The Library of Congress: The Happiest Place on Earth (& the Interwebz)

Photo by AbLib

As a librarian, one of the highlights of my life was when I was in graduate school and we took a field trip to DC. The field trip was actually to attend the National Book Festival, held every year on the Mall, but our first stop of the day was at the Library of Congress. We were given a tour and then we had a Q&A session with three librarians from the LoC in the Senate Reading Room (which is, obviously, generally reserved for Senators therefore awesome to hang out in).

I bring this up to illustrate how awesome the LoC is because, they have outdone themselves. They have created the National Jukebox making historic recordings freely available to the public. The digital collection contains recordings from the LoC Packard Campus for Audio Visual Conservation collection as well as collections from other institutions across the country.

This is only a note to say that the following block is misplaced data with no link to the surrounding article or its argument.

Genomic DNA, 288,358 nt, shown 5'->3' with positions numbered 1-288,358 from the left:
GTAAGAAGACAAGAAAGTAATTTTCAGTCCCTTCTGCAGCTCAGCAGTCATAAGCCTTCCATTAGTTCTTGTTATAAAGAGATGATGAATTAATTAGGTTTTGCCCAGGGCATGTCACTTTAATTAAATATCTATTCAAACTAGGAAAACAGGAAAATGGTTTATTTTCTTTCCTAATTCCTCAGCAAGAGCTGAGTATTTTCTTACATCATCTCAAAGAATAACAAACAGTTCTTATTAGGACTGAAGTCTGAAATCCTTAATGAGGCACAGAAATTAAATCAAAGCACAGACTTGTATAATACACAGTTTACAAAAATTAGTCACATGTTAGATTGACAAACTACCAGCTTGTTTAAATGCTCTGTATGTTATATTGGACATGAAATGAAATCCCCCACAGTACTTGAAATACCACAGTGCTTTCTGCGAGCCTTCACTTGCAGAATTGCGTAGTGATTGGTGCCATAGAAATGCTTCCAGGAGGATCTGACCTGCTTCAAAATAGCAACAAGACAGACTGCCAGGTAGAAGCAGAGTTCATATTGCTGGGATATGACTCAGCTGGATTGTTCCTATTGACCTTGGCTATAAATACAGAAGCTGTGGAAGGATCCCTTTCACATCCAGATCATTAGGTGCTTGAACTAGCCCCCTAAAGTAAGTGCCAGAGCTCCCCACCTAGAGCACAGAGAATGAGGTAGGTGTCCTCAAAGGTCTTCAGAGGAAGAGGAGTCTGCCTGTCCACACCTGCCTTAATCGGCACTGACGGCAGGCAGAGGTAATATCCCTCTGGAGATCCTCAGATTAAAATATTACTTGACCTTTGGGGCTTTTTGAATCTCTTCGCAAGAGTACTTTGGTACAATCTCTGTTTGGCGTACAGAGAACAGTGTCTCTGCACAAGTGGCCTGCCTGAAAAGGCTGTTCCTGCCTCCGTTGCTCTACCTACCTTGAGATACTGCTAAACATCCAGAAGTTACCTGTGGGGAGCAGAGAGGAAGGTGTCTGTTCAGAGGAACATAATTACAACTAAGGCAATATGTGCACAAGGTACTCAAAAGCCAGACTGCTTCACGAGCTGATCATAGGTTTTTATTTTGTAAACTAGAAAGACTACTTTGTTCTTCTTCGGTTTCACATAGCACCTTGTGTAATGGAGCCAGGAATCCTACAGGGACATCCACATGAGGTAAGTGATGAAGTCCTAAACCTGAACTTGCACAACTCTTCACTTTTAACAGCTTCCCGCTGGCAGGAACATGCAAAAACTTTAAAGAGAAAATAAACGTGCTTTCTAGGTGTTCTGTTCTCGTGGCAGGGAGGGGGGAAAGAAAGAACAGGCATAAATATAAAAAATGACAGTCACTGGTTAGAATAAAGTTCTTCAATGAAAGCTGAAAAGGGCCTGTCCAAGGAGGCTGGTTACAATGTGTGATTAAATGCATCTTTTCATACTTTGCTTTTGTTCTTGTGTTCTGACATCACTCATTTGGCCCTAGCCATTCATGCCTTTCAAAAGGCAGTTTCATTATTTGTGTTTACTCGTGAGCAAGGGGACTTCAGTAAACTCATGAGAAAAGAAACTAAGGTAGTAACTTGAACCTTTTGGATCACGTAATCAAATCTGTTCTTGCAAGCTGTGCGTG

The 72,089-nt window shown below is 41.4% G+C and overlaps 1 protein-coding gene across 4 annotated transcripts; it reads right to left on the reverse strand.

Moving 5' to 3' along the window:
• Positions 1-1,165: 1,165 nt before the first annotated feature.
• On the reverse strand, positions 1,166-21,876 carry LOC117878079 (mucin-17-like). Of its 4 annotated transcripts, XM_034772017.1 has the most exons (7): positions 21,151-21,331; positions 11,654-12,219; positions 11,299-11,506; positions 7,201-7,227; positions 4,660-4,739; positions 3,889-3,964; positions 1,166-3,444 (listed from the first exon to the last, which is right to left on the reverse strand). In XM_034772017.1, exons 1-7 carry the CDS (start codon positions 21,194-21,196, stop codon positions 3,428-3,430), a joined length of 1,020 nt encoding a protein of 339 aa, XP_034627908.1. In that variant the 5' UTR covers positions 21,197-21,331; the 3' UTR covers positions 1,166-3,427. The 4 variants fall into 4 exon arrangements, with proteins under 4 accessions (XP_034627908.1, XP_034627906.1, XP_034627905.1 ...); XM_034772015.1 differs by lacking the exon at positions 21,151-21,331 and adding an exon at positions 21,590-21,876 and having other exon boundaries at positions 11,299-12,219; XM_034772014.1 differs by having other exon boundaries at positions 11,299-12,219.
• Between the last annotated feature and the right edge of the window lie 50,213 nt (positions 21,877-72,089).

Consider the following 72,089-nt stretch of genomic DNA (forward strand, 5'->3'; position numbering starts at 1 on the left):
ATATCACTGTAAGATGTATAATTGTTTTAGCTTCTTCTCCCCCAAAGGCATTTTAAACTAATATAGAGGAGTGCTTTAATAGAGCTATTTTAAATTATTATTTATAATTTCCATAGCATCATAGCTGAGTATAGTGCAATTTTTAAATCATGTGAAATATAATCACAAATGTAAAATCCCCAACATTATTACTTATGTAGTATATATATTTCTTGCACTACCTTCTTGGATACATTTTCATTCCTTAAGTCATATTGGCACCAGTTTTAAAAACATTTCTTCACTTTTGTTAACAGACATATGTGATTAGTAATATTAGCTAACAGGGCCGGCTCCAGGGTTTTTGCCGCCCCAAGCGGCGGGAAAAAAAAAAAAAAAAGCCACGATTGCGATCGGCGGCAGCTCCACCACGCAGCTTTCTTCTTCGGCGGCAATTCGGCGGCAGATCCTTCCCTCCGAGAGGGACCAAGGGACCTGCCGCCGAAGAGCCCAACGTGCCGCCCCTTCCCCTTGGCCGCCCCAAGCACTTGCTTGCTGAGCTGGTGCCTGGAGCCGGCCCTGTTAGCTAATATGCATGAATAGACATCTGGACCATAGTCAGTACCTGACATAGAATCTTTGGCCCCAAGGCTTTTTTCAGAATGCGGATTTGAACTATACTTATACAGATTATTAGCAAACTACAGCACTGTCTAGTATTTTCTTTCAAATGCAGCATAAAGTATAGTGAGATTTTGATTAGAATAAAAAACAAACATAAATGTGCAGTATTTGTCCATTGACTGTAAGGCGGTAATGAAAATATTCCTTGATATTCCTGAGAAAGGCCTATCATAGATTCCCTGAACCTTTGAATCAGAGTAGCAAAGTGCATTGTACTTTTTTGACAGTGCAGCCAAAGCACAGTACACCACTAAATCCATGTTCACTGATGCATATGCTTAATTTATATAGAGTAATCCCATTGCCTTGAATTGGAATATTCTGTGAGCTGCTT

There are (as of this post) over 10,000 recordings from 1901-1925 from the Victor Talking Machine Company (now owned by Sony). The Jukebox will continue to add content from Sony-owned US companies. Right now, Sony is the only label contributing, but I’m sure we will see more joining up in the future.

There is a fantastic slideshow available tracking the progress of the project which began in 2010.

The Jukebox lets you create a playlist or listen to playlists already completed (I’m listening to the LoC-created “Early Tin Pan Alley” playlist right now!). You can browse recordings by performer, genre, date, composer, etc. plus there are general and advanced search options.

It is beautifully designed and completely fascinating. Set aside some time to browse these nearly forgotten treasures.

Friday, January 28, 2011